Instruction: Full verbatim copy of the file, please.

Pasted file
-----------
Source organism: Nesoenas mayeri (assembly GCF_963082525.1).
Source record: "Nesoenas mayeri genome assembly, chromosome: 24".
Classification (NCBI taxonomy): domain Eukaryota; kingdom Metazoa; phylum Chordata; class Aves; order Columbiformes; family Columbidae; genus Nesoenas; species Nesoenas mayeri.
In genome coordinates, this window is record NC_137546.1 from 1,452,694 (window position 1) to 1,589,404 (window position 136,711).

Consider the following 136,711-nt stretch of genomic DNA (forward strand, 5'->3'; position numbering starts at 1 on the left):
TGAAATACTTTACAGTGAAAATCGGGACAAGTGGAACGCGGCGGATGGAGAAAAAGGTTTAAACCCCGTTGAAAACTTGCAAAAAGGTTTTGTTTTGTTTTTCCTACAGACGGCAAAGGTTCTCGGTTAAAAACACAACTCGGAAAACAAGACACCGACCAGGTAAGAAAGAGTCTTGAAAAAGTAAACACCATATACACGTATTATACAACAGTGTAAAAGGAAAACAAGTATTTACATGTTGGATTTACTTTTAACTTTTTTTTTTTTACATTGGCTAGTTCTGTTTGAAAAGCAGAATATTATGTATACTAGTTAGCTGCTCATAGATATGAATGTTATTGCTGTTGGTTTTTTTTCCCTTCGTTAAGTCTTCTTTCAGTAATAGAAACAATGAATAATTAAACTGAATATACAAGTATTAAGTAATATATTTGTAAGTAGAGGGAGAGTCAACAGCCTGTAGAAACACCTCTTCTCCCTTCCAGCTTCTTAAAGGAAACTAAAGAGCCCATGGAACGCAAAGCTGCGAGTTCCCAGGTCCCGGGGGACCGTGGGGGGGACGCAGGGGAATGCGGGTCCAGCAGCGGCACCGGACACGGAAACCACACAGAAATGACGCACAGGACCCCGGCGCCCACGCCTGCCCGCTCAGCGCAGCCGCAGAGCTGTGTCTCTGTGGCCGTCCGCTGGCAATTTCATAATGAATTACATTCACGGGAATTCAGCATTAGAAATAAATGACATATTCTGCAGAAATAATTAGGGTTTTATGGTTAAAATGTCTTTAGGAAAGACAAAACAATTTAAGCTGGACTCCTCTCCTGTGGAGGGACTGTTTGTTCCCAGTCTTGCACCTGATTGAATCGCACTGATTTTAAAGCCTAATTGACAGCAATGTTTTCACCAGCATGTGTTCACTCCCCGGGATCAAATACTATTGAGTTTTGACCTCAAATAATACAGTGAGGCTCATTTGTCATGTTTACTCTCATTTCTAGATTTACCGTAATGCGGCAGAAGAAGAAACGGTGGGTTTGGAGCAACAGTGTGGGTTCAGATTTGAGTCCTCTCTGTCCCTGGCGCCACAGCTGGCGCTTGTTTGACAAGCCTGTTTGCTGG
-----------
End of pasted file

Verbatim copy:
Source organism: Nesoenas mayeri (assembly GCF_963082525.1).
Source record: "Nesoenas mayeri genome assembly, chromosome: 24".
Classification (NCBI taxonomy): domain Eukaryota; kingdom Metazoa; phylum Chordata; class Aves; order Columbiformes; family Columbidae; genus Nesoenas; species Nesoenas mayeri.
In genome coordinates, this window is record NC_137546.1 from 1,452,694 (window position 1) to 1,589,404 (window position 136,711).

Consider the following 136,711-nt stretch of genomic DNA (forward strand, 5'->3'; position numbering starts at 1 on the left):
TGAAATACTTTACAGTGAAAATCGGGACAAGTGGAACGCGGCGGATGGAGAAAAAGGTTTAAACCCCGTTGAAAACTTGCAAAAAGGTTTTGTTTTGTTTTTCCTACAGACGGCAAAGGTTCTCGGTTAAAAACACAACTCGGAAAACAAGACACCGACCAGGTAAGAAAGAGTCTTGAAAAAGTAAACACCATATACACGTATTATACAACAGTGTAAAAGGAAAACAAGTATTTACATGTTGGATTTACTTTTAACTTTTTTTTTTTTACATTGGCTAGTTCTGTTTGAAAAGCAGAATATTATGTATACTAGTTAGCTGCTCATAGATATGAATGTTATTGCTGTTGGTTTTTTTTCCCTTCGTTAAGTCTTCTTTCAGTAATAGAAACAATGAATAATTAAACTGAATATACAAGTATTAAGTAATATATTTGTAAGTAGAGGGAGAGTCAACAGCCTGTAGAAACACCTCTTCTCCCTTCCAGCTTCTTAAAGGAAACTAAAGAGCCCATGGAACGCAAAGCTGCGAGTTCCCAGGTCCCGGGGGACCGTGGGGGGGACGCAGGGGAATGCGGGTCCAGCAGCGGCACCGGACACGGAAACCACACAGAAATGACGCACAGGACCCCGGCGCCCACGCCTGCCCGCTCAGCGCAGCCGCAGAGCTGTGTCTCTGTGGCCGTCCGCTGGCAATTTCATAATGAATTACATTCACGGGAATTCAGCATTAGAAATAAATGACATATTCTGCAGAAATAATTAGGGTTTTATGGTTAAAATGTCTTTAGGAAAGACAAAACAATTTAAGCTGGACTCCTCTCCTGTGGAGGGACTGTTTGTTCCCAGTCTTGCACCTGATTGAATCGCACTGATTTTAAAGCCTAATTGACAGCAATGTTTTCACCAGCATGTGTTCACTCCCCGGGATCAAATACTATTGAGTTTTGACCTCAAATAATACAGTGAGGCTCATTTGTCATGTTTACTCTCATTTCTAGATTTACCGTAATGCGGCAGAAGAAGAAACGGTGGGTTTGGAGCAACAGTGTGGGTTCAGATTTGAGTCCTCTCTGTCCCTGGCGCCACAGCTGGCGCTTGTTTGACAAGCCTGTTTGCTGG